|Occupation Actress, singer|
Partner(s) Al Pacino (1996-2003)
TV shows Talk to Me
|Years active 1976–present|
Height 1.58 m
Full Name Beverly Heather D'Angelo
Born November 15, 1951 (age 69) (1951-11-15) Upper Arlington, Ohio, U.S.
Spouse Don Lorenzo Salviati (m. 1981–1995)
Children Olivia Pacino, Anton James Pacino
Movies National Lampoon's Vacation, National Lampoon's Christma, American History X, Vacation, National Lampoon's European
Similar Chevy Chase, Al Pacino, Randy Quaid, Juliette Lewis, Don Lorenzo Salviati
Beverly Heather D'Angelo (born November 15, 1951) is an American actress and singer, who starred as Ellen Griswold in the National Lampoon's Vacation films (1983–2015). She has appeared in over 60 films and was nominated for a Golden Globe Award for her role as Patsy Cline in Coal Miner's Daughter (1980), and for an Emmy Award for her role as Stella Kowalski in the TV film A Streetcar Named Desire (1984). Her other film roles include Sheila Franklin in Hair (1979) and Doris Vinyard in American History X (1998).
Beverly d angelo slideshow sexy
D'Angelo was born in Columbus, Ohio, the daughter of Priscilla Ruth (née Smith), a violinist, and Eugene Constantino "Gene" D'Angelo, a bass player and television station manager. Her father was of Italian descent.
Her maternal grandfather, Howard Dwight Smith, was the architect who designed Ohio Stadium, also known as "the Horseshoe" at Ohio State University. She worked as an illustrator at Hanna-Barbera Studios and as a singer before pursuing an interest in acting. Spending some time living in Canada, she was a backup singer for American-born rockabilly singer Rompin' Ronnie Hawkins' band The Hawks, who after going out on their own became legendary group The Band. She has three brothers, Jeff, Tim and Tony.
D'Angelo began acting in the theatre, appearing on Broadway in 1976 in Rockabye Hamlet (also known as Kronborg: 1582), a musical based on Shakespeare's Hamlet. She made her television debut in the first three episodes of the TV mini-series Captains and the Kings in 1976, and later began her film career.
After gaining a minor role in Annie Hall in 1977, D'Angelo appeared in a string of hit movies in the late 1970s including Every Which Way But Loose, Hair, and Coal Miner's Daughter, the latter earning her a Golden Globe nomination for Best Supporting Actress for her performance as Patsy Cline and a Country Music Association award for Album of the Year.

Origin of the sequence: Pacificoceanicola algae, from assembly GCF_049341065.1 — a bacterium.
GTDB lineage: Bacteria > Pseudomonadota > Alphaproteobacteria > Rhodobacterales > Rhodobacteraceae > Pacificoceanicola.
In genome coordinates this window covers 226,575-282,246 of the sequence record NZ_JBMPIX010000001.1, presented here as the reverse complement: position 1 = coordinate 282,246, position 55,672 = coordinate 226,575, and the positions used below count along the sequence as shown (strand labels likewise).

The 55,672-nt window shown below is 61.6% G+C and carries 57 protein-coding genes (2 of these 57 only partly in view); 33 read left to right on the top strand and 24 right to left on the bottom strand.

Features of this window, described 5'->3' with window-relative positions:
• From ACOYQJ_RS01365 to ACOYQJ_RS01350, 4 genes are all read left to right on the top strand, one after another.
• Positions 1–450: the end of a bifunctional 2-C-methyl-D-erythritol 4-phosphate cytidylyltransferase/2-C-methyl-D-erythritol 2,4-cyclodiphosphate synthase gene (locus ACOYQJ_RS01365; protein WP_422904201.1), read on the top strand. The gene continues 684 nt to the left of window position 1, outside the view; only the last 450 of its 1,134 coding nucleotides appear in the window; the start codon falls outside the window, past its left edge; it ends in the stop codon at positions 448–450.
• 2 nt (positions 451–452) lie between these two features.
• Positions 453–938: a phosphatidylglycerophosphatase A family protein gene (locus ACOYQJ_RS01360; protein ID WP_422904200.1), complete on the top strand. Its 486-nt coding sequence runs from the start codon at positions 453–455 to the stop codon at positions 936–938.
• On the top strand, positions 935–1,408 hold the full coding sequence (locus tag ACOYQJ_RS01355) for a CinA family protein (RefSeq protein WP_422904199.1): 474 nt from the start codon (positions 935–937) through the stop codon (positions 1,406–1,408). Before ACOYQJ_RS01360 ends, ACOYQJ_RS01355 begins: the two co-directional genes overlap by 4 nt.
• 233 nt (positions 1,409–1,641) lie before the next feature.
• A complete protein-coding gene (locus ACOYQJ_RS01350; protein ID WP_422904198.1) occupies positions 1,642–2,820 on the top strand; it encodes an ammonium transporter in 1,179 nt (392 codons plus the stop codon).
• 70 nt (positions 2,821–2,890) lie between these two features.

Her biggest break came in 1983 starring with Chevy Chase in National Lampoon's Vacation in the role of Ellen Griswold. She reprised this role in four Vacation sequels and a short film between 1985 and 2015. In the 1980s she starred in many other major comedy films, and as of the mid-90's acted primarily in independent movies. In 1994 D'Angelo returned to the stage and won a Theatre World Award for her performance in the Off-Broadway play Simpatico.
She received an Emmy Award nomination for her performance in the 1984 TV movie version of A Streetcar Named Desire. She later had main roles in a number of made for television dramatic films including Slow Burn, Judgment Day: The John List Story, and Sweet Temptation. In the 2000s D'Angelo had a recurring role on Law & Order: Special Victims Unit as defense attorney Rebecca Balthus. She worked as a voice actress. In 1992 she had a guest appearance in the third season of The Simpsons as Lurleen Lumpkin, a beautiful Southern country singer and waitress in the "Colonel Homer" episode, and sixteen years later in 2008, she appeared in the nineteenth season as the same character in the episode "Papa Don't Leech".
From 2005-11 she appeared in the HBO series Entourage playing the role of agent Barbara "Babs" Miller. In 2006 she starred in the independent film Gamers: The Movie. In 2008 D'Angelo had a role in the film Harold & Kumar Escape from Guantanamo Bay as Sally. She played the housemother in the film The House Bunny, and also appeared in the Tony Kaye film Black Water Transit.
In 2014, D'Angelo was cast alongside Chevy Chase in the untitled ABC comedy pilot about married couple in their golden years. The show set for the 2015-16 television season. She appeared alongside Chevy Chase in the comedy Vacation, a continuation of the original film, which was released on July 29, 2015.
In 1981, D'Angelo married Italian Don Lorenzo Salviati, the only son and heir of Don Forese Salviati, 5th Duke Salviati, Marchese di Montieri and Boccheggiano, Nobile Romano Coscritto, and his wife, the former Maria Grazia Gawronska.
Later, she began a relationship with Anton Furst, an Academy Award-winning production designer, who committed suicide in 1991. She was in a relationship with actor Al Pacino from 1996 until 2003. The couple have boy-girl twins.